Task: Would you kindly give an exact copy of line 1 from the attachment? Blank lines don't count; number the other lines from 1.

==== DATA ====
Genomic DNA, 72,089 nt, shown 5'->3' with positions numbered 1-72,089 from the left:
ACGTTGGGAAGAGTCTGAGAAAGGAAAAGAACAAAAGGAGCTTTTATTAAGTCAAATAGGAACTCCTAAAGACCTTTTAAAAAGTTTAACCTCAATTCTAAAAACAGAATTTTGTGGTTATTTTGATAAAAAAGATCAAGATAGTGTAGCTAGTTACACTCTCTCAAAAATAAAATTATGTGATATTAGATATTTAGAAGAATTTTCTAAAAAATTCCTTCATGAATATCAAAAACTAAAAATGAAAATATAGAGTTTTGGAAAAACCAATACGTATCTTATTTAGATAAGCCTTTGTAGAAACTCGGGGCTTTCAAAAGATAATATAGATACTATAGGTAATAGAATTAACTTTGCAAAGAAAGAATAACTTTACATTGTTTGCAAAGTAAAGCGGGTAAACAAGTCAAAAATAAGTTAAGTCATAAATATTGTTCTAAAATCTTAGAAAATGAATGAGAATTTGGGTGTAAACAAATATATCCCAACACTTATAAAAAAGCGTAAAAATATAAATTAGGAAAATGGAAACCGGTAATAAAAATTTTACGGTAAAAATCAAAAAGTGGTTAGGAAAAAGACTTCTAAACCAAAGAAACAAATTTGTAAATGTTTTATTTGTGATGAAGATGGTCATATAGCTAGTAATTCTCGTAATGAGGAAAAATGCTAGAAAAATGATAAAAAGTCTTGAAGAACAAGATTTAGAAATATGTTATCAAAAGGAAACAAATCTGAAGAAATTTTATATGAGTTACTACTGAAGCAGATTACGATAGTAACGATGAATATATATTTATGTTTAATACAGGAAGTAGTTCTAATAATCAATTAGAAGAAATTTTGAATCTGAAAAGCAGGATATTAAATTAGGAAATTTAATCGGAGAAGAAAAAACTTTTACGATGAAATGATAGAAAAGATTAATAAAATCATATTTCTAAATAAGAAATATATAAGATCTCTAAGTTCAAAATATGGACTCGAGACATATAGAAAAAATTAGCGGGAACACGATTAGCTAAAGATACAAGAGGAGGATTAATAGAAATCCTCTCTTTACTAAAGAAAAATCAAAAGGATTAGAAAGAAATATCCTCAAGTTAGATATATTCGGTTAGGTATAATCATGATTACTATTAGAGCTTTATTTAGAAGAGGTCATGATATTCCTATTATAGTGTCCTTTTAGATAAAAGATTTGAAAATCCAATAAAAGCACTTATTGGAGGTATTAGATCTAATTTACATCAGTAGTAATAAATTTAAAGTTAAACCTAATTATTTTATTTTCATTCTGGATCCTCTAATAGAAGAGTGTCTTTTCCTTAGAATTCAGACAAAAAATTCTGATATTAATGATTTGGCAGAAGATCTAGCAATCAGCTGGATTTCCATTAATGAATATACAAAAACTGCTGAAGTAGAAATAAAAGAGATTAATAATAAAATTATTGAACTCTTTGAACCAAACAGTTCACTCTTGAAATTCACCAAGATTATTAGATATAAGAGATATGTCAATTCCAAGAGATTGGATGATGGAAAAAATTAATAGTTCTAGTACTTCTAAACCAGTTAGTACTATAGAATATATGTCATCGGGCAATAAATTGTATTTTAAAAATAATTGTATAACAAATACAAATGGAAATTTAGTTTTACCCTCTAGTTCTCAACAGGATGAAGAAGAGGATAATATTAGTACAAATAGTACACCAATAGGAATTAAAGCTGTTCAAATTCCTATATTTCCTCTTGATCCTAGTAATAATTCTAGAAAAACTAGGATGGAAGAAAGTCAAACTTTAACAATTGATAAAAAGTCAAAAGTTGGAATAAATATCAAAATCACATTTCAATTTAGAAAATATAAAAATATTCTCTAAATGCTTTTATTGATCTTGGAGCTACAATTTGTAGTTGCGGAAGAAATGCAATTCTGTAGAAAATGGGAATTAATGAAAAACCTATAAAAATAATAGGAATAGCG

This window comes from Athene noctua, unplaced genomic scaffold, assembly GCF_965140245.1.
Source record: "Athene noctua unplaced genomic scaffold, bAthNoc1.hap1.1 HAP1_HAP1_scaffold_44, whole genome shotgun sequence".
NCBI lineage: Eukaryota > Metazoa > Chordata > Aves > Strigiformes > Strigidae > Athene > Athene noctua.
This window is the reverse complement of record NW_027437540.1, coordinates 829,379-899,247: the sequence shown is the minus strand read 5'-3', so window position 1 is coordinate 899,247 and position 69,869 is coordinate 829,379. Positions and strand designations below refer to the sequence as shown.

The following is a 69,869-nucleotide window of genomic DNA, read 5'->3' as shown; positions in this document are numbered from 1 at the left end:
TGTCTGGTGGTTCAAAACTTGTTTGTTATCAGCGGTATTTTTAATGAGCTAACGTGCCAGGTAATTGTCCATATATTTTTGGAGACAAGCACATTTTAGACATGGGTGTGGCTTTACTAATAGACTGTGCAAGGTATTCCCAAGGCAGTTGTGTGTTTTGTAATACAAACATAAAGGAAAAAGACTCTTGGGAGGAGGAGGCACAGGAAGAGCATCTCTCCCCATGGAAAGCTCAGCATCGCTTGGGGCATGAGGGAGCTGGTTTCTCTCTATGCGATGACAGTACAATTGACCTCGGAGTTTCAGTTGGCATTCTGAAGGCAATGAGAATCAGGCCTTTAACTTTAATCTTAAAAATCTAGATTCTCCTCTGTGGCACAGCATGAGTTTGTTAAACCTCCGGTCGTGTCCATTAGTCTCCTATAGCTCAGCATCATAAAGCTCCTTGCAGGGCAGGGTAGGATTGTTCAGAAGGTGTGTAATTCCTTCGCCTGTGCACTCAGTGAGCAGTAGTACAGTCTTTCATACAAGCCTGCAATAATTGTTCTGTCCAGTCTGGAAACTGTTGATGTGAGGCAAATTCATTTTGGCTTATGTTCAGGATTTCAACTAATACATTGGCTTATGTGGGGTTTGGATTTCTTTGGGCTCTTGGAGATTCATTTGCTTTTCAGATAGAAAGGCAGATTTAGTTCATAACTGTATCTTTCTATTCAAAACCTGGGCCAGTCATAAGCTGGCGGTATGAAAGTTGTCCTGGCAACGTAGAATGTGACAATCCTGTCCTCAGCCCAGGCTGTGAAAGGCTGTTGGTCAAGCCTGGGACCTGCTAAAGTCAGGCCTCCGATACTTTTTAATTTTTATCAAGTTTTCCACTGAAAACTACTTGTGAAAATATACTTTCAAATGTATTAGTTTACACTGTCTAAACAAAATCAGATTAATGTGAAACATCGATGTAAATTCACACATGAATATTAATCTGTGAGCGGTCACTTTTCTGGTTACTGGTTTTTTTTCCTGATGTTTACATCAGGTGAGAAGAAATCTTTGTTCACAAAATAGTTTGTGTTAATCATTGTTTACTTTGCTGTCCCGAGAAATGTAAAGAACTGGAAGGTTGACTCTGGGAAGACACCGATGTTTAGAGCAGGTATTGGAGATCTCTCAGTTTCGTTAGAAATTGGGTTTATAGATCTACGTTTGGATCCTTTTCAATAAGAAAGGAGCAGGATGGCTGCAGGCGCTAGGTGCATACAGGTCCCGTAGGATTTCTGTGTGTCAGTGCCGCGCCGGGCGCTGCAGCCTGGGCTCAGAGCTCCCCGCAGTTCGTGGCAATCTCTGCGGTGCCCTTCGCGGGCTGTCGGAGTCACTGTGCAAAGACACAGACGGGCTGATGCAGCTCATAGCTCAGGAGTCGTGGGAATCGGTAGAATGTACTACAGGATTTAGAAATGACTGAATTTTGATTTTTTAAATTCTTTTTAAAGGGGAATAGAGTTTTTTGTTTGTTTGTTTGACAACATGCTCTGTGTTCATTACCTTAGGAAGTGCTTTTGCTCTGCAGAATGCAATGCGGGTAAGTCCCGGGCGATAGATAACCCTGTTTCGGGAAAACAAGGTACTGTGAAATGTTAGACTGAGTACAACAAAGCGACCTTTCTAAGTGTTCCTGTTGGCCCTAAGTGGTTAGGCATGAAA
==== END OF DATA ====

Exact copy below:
Genomic DNA, 72,089 nt, shown 5'->3' with positions numbered 1-72,089 from the left: